“If we want to address the gun violence that is tearing our country apart, we must keep our focus on finding evidence-based solutions. This includes restricting access to guns for people who are at risk for violence and working with psychologists and other experts to find solutions to the intolerance that is infecting our nation and the public dialogue.”

And video games? Please. This misdirection has been around since the 1980s. Video games are sold and played all over the world. Only here in the United States do we have an epidemic of gun violence. Psychology Today reports, The Evidence that Video Games Lead to Violence Is Weak:

The weekend of August 3 and 4, 2019 was a violent one in the United States. Over just a few hours, two mass shootings in El Paso, TX, and Dayton, OH, claimed over 25 lives and wounded many more. As has become routine, politicians took to the airwaves to talk about the factors that lead to these mass shootings. Dan Patrick, Lieutenant Governor of Texas focused on video games. He said, “We’ve always had guns, always had evil, but I see a video game industry that teaches young people to kill.”

As it turns out, there was a paper on the influence of violent video games on behavior in the July 2019 issue of Perspectives on Psychological Scienceby Maya Mathur and Tyler VanderWeele. In light of Lt. Governor Patrick’s comments, it would be useful to explore the evidence.

As Mathur and VenderWeele point out, there have been many studies in the psychology literature that have explored the link between video games and aggression. … There have been enough studies, that several groups of researchers have done meta-analyses of the research.

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Mathur and VenderWeele looked at these meta-analyses carefully and suggest that these analyses are not really telling different stories. On their view, a detailed look at the literature on violence and video games suggests that video games probably do increase aggressive reactions, but that the effects are quite small. That is, playing a lot of violent video games probably makes people a little more aggressive overall, but not much.

When we look at horrible events like the shootings this weekend, or the more than 200 mass-shootings in the United States so far in 2019, we have to recognize that many factors play a role. Policymakers who are serious about actually addressing the issue should look for the lowest-hanging fruit and start by developing programs that address the biggest sources of violent behavior. That means that policymakers should pay attention to data that relates potential risk factors for committing a mass shooting to their actual influence on violent behavior.

When explored through that lens, video games are not a good place to start. The evidence suggests that while playing violent video games can make people act a little more aggressively in some circumstances, they do not seem to be a big enough contributor to violent behavior in the world to warrant being mentioned as a cause of mass shootings.

The Washington Post continues:

In the wake of the latest mass shootings, Democrats have urged Senate Majority Leader Mitch McConnell (R-Ky.) to call senators back to Washington from recess to take action.

You did not hear President Trump make a call for Congress to return to Washington in his address today.

In late February, the Democratic-led House approved the first major new firearm restrictions to advance in a generation. The proposed legislation would amend federal gun laws to require background checks for all gun sales and most gun transfers.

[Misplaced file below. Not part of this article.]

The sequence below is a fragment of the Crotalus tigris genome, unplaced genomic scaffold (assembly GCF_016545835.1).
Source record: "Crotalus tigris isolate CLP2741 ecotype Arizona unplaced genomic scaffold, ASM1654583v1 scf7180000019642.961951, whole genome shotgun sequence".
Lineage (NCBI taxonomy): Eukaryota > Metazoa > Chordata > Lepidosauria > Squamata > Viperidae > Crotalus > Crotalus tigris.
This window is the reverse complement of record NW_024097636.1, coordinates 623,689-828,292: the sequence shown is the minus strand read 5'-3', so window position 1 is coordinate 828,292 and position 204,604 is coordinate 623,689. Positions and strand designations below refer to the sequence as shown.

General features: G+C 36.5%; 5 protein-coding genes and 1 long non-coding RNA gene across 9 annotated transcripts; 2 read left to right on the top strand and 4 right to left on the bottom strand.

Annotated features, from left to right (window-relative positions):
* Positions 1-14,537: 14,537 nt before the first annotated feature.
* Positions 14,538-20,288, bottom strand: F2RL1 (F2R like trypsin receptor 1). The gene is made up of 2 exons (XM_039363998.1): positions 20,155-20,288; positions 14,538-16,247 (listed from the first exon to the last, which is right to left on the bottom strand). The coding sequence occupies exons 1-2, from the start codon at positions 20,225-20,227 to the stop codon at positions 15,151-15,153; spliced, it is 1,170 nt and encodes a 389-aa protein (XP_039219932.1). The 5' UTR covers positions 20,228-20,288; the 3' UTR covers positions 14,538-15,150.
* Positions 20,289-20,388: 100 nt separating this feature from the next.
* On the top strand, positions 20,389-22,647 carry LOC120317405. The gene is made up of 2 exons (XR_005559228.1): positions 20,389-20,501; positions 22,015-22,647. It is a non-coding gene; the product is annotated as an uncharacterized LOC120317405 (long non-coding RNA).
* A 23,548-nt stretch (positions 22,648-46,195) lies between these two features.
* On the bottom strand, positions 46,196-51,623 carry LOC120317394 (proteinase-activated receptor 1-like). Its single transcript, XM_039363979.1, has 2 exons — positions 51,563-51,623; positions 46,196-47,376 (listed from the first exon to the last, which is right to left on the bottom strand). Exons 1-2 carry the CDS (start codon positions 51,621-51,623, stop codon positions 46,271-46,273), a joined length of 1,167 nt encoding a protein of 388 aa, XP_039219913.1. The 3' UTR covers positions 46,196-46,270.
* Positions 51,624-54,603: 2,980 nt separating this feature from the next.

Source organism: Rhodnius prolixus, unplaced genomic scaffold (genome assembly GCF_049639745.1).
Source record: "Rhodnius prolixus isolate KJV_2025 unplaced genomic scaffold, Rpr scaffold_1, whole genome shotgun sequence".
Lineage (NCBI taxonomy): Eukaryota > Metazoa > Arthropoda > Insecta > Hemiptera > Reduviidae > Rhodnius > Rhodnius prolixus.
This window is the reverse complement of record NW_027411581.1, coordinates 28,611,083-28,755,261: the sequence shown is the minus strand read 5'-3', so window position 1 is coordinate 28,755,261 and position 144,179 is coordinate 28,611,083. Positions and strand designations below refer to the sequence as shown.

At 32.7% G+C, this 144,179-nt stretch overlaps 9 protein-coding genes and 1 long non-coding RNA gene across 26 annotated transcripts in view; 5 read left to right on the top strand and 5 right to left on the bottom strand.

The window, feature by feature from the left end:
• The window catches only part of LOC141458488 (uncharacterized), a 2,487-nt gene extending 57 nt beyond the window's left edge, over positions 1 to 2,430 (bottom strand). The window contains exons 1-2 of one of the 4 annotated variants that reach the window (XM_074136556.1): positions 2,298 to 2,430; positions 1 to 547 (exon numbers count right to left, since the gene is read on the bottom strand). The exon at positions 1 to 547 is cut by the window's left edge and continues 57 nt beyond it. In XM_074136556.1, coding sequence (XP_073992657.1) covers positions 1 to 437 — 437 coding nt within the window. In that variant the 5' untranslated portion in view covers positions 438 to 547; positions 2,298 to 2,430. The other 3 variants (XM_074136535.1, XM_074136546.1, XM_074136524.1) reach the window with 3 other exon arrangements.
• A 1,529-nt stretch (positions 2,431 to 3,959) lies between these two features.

Federally licensed dealers are required to run background checks on people who buy guns, but private sellers who are not federally licensed are not. Under the bill, private parties would have to seek out a federal licensee to facilitate a gun deal.

The next day, the chamber passed a separate bill that would extend the time for the government to complete a background check on someone trying to buy a gun from a licensed dealer before the sale can go through.

Neither measure, each of which passed with mostly Democratic votes, has advanced in the Republican-led Senate. Trump has threatened to veto the two bills, saying they do not sufficiently protect the Second Amendment rights of gun owners.

In a tweet Monday, Senate Minority Leader Charles E. Schumer (D-N.Y.) urged Trump to weigh in with McConnell.

“Instead of flailing around blaming everything under the sun, if the president is serious about ‘strong background checks’ there’s one thing he can do: Demand Sen. McConnell put the bipartisan, House-passed universal background checks bill up for a vote,” Schumer said on Twitter.

And still no call for action from Republicans.

In his inaugural address, Donald Trump painted a dystopian vision of “American carnage.” Our epidemic of gun violence is the actual “American carnage.” As Conor Friedersdorf writes at The Atlantic today, Trump Failed to Stop American Carnage. He concludes:

Americans should remember that when it comes to presiding over the nation in a time of tragedy, he offers less than all his modern predecessors. They should know that he’ll keep using the bully pulpit to stoke anxiety, fear, and bigotry, at the plausible risk of making American carnage more likely; that there is no reason to expect any improvements with time; and that judged against the words about carnage in his inaugural address, he is an undeniable failure.

Donald Trump failed the moral test of leadership today.


    • Good reminder. I should have included it, but Cynthia would complain that it is too long for short attention span theater.

      • It’s a topic worthy of it’s own post, along with the Clinton assault weapon ban ending under Bush, leading to an increase in mass shootings.

        Thanks for allowing us to comment here, great blog.

  1. You are talking to the choir. I like what you say and enjoy the Blue Meanie blog. If you meant this article for the masses. I hate to say it, but, I worry that few will read the whole thing. In my humble opinion needs to be much shorter.